Even A Fish Can Learn (Aquarium Experiment of Classical Conditioning)

This short video shows how my aquarium fish learned to associate food with the sound of a feeder through classical conditioning.

The reason I can say this is that there is a brief delay from the moment I hit the button on the feeder to the moment the food enters the water, and the fish search for food as soon as I hit the button.

This leads me to think that the fish has become classically conditioned as they respond to the sound of the feeder and not the food itself. This is a conditioned response to a conditioned stimulus (the feeder).

The fish associate the sound of the feeder with food and reacts instinctively as if they are about to get food. They have learned this response through experience. I know this because they did not show this behavior before I had the feeder.

Notice the black fish that have not been classically conditioned yet. This is because I released them into the aquarium the same day as the video was recorded.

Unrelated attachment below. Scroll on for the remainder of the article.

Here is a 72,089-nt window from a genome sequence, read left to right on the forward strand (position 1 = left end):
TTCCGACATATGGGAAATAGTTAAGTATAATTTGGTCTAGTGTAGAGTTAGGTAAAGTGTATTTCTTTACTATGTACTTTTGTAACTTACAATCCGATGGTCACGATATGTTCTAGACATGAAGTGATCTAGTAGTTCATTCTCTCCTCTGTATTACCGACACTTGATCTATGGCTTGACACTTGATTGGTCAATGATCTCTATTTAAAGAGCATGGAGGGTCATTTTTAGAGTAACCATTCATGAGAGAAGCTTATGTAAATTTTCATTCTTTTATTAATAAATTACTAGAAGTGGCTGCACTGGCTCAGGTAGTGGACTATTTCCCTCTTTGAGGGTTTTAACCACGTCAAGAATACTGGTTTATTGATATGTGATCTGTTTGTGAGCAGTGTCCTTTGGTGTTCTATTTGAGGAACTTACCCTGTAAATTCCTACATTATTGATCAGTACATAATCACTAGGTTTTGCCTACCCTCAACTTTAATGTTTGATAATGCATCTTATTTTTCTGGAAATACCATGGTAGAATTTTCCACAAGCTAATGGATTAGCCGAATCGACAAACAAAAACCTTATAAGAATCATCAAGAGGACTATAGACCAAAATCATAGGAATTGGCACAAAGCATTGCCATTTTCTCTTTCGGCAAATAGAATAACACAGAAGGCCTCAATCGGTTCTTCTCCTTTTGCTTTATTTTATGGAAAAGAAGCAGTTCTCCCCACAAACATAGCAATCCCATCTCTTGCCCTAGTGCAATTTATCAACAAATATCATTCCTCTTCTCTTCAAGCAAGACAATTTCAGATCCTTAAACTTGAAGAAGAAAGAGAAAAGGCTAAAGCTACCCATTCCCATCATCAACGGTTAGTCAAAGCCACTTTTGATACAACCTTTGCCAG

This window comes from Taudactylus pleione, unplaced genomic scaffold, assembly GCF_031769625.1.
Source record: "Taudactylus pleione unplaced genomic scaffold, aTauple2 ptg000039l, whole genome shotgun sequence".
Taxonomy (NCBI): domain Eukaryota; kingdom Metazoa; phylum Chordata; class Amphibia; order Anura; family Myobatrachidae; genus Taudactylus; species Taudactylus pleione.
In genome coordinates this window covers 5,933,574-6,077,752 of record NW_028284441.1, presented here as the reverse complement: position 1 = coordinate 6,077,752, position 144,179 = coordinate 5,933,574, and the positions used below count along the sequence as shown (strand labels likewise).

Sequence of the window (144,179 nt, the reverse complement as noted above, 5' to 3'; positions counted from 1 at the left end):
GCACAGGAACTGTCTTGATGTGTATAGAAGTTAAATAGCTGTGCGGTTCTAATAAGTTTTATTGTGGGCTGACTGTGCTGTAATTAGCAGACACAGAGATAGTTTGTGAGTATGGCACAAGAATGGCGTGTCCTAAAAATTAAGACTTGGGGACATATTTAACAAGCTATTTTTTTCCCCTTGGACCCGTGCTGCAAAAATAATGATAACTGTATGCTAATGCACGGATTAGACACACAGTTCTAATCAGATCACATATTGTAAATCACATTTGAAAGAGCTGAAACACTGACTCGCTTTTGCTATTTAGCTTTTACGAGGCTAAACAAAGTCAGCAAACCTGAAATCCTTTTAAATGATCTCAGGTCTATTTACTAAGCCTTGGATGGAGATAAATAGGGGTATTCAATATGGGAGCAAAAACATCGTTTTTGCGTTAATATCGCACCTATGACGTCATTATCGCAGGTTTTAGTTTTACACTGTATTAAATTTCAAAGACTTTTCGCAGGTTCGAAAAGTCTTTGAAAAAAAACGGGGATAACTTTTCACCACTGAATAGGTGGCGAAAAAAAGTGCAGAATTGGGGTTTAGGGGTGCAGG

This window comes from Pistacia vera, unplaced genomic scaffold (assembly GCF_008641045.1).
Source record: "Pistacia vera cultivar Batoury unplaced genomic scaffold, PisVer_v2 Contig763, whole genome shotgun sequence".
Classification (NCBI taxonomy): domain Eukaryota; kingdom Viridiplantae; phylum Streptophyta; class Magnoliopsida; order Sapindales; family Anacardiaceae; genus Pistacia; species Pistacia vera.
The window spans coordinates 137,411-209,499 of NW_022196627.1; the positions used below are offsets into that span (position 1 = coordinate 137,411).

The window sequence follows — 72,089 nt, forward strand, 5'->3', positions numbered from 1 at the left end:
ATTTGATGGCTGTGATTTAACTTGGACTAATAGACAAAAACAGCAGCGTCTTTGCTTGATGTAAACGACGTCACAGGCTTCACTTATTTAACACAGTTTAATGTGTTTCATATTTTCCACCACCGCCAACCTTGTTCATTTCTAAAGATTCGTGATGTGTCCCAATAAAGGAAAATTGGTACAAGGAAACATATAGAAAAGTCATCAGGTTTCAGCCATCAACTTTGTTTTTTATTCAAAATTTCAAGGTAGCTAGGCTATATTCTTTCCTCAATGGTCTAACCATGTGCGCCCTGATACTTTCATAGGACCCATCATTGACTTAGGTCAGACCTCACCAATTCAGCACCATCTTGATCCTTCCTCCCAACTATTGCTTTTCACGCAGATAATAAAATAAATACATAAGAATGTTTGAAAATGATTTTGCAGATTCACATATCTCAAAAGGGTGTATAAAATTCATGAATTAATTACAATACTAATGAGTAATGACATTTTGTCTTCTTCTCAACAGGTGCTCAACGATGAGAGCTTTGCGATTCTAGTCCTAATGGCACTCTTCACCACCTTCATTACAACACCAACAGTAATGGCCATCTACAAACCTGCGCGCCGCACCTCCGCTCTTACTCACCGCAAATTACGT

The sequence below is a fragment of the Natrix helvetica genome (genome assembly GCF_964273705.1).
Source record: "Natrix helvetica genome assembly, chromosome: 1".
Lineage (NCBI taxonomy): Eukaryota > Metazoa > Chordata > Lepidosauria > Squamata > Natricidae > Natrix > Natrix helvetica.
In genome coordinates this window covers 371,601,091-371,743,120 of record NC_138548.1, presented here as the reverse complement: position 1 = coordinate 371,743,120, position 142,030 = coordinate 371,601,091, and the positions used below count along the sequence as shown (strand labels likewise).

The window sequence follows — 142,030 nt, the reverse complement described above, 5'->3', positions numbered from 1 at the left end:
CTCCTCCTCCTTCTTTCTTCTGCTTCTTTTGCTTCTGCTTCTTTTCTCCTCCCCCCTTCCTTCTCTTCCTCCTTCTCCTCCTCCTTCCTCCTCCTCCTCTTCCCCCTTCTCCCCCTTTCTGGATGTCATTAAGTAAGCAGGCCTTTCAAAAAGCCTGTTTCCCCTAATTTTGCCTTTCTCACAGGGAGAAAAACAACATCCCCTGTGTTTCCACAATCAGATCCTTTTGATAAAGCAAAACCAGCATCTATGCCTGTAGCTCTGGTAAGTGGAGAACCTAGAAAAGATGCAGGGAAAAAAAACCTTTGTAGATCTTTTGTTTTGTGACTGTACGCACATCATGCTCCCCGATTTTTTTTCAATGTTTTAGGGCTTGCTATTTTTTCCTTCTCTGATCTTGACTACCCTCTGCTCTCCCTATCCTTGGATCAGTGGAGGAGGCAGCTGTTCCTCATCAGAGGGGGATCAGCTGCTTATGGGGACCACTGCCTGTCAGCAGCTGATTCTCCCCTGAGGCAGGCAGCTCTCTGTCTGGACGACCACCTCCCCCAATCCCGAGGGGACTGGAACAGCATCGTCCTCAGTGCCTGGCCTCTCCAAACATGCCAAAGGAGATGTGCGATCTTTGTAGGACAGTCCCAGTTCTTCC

This small experiment is just one way of illustrating classical conditioning, a concept coined by Ivan Pavlov. Pavlov illustrated classical conditioning in his classic dog experiments (1927).

To support my findings of this experiment, one study found that gold fish can be classically conditoned (Gonzalez et al., 1962), and another study found that rainbow trouts can learn to operate a trigger to release food, which reflects operant conditioning (Landless, 1976).

So we might sum up by saying that even a fish can learn.

Let me know if you want more videos like this, perhaps with speech?